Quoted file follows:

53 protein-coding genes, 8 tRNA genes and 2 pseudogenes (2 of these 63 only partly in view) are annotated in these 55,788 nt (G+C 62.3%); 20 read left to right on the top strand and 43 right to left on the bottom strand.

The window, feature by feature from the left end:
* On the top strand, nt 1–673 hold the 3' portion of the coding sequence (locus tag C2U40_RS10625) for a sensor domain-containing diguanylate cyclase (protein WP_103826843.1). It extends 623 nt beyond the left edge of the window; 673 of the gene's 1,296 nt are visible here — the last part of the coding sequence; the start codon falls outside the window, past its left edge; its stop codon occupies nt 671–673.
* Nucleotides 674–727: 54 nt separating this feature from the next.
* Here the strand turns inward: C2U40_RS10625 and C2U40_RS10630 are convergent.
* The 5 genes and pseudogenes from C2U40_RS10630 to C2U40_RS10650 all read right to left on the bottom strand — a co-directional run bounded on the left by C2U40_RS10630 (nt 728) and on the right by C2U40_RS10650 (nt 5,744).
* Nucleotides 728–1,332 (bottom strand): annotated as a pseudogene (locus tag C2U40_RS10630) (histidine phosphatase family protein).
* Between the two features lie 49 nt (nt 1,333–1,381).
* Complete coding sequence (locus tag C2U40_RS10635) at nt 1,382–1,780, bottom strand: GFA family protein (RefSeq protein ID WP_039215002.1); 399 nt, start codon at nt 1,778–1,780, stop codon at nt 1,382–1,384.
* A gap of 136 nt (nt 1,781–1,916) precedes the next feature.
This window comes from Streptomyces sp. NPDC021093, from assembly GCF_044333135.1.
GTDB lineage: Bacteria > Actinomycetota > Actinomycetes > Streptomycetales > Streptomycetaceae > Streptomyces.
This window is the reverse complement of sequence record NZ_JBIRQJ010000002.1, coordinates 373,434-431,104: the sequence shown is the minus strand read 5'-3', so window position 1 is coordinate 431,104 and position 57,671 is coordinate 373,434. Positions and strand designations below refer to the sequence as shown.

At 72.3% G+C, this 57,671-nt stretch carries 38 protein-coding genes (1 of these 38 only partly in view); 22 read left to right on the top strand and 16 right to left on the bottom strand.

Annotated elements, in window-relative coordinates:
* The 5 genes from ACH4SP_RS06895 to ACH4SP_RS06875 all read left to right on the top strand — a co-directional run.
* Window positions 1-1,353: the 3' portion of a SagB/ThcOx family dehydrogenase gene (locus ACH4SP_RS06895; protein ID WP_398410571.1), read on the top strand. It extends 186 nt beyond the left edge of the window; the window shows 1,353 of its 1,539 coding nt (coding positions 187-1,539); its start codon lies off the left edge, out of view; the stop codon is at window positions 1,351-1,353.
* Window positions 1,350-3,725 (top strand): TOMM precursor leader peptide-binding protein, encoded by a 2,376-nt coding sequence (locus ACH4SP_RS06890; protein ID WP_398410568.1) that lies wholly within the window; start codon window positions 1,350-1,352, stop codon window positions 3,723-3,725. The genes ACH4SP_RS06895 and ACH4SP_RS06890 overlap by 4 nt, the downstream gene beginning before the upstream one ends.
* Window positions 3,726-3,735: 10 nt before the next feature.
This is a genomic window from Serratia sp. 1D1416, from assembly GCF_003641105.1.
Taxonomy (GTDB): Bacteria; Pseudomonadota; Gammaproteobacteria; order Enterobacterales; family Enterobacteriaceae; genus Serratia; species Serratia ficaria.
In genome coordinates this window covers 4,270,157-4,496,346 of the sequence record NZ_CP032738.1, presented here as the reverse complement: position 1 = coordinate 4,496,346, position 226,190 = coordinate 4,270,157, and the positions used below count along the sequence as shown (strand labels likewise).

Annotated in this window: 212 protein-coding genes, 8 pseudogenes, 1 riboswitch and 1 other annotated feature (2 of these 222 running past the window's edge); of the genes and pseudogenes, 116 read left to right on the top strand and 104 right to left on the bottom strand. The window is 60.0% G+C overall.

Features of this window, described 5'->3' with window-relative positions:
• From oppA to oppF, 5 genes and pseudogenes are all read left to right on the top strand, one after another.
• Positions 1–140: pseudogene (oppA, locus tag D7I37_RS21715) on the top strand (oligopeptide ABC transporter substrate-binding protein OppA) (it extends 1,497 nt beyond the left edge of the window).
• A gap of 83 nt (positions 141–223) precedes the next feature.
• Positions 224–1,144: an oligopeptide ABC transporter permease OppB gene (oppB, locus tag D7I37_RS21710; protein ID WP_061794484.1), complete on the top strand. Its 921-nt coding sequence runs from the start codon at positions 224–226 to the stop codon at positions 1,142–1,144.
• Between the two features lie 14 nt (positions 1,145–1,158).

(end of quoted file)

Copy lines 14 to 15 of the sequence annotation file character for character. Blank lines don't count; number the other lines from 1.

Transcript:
At 72.3% G+C, this 57,671-nt stretch carries 38 protein-coding genes (1 of these 38 only partly in view); 22 read left to right on the top strand and 16 right to left on the bottom strand.

Annotated elements, in window-relative coordinates: